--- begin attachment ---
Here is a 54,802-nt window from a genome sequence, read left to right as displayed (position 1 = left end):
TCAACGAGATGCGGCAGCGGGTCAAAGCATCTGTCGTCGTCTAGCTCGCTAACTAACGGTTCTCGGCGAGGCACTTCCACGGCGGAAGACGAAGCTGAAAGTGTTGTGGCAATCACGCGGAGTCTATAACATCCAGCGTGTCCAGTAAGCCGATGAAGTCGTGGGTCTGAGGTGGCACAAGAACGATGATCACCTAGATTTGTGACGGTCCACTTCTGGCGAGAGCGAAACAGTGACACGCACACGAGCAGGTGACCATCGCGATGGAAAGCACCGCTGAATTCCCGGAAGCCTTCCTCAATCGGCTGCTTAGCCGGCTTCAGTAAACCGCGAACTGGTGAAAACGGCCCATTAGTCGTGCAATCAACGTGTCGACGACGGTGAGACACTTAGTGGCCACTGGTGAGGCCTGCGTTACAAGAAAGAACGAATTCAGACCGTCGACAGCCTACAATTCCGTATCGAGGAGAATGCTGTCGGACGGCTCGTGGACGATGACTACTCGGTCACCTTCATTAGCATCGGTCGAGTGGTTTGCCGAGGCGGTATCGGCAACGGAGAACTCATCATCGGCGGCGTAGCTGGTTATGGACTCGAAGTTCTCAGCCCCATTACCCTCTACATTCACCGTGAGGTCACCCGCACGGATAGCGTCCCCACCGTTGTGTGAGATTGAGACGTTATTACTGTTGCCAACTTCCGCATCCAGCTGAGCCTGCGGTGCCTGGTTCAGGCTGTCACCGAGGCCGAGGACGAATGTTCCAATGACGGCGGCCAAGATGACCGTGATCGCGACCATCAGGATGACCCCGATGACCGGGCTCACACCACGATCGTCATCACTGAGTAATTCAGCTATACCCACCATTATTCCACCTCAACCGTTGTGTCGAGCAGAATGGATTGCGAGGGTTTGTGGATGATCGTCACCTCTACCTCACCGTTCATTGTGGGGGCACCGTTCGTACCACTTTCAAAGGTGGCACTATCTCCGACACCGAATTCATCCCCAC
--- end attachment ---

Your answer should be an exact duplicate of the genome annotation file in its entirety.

Here is a 54,802-nt window from a genome sequence, read left to right as displayed (position 1 = left end):
TCAACGAGATGCGGCAGCGGGTCAAAGCATCTGTCGTCGTCTAGCTCGCTAACTAACGGTTCTCGGCGAGGCACTTCCACGGCGGAAGACGAAGCTGAAAGTGTTGTGGCAATCACGCGGAGTCTATAACATCCAGCGTGTCCAGTAAGCCGATGAAGTCGTGGGTCTGAGGTGGCACAAGAACGATGATCACCTAGATTTGTGACGGTCCACTTCTGGCGAGAGCGAAACAGTGACACGCACACGAGCAGGTGACCATCGCGATGGAAAGCACCGCTGAATTCCCGGAAGCCTTCCTCAATCGGCTGCTTAGCCGGCTTCAGTAAACCGCGAACTGGTGAAAACGGCCCATTAGTCGTGCAATCAACGTGTCGACGACGGTGAGACACTTAGTGGCCACTGGTGAGGCCTGCGTTACAAGAAAGAACGAATTCAGACCGTCGACAGCCTACAATTCCGTATCGAGGAGAATGCTGTCGGACGGCTCGTGGACGATGACTACTCGGTCACCTTCATTAGCATCGGTCGAGTGGTTTGCCGAGGCGGTATCGGCAACGGAGAACTCATCATCGGCGGCGTAGCTGGTTATGGACTCGAAGTTCTCAGCCCCATTACCCTCTACATTCACCGTGAGGTCACCCGCACGGATAGCGTCCCCACCGTTGTGTGAGATTGAGACGTTATTACTGTTGCCAACTTCCGCATCCAGCTGAGCCTGCGGTGCCTGGTTCAGGCTGTCACCGAGGCCGAGGACGAATGTTCCAATGACGGCGGCCAAGATGACCGTGATCGCGACCATCAGGATGACCCCGATGACCGGGCTCACACCACGATCGTCATCACTGAGTAATTCAGCTATACCCACCATTATTCCACCTCAACCGTTGTGTCGAGCAGAATGGATTGCGAGGGTTTGTGGATGATCGTCACCTCTACCTCACCGTTCATTGTGGGGGCACCGTTCGTACCACTTTCAAAGGTGGCACTATCTCCGACACCGAATTCATCCCCAC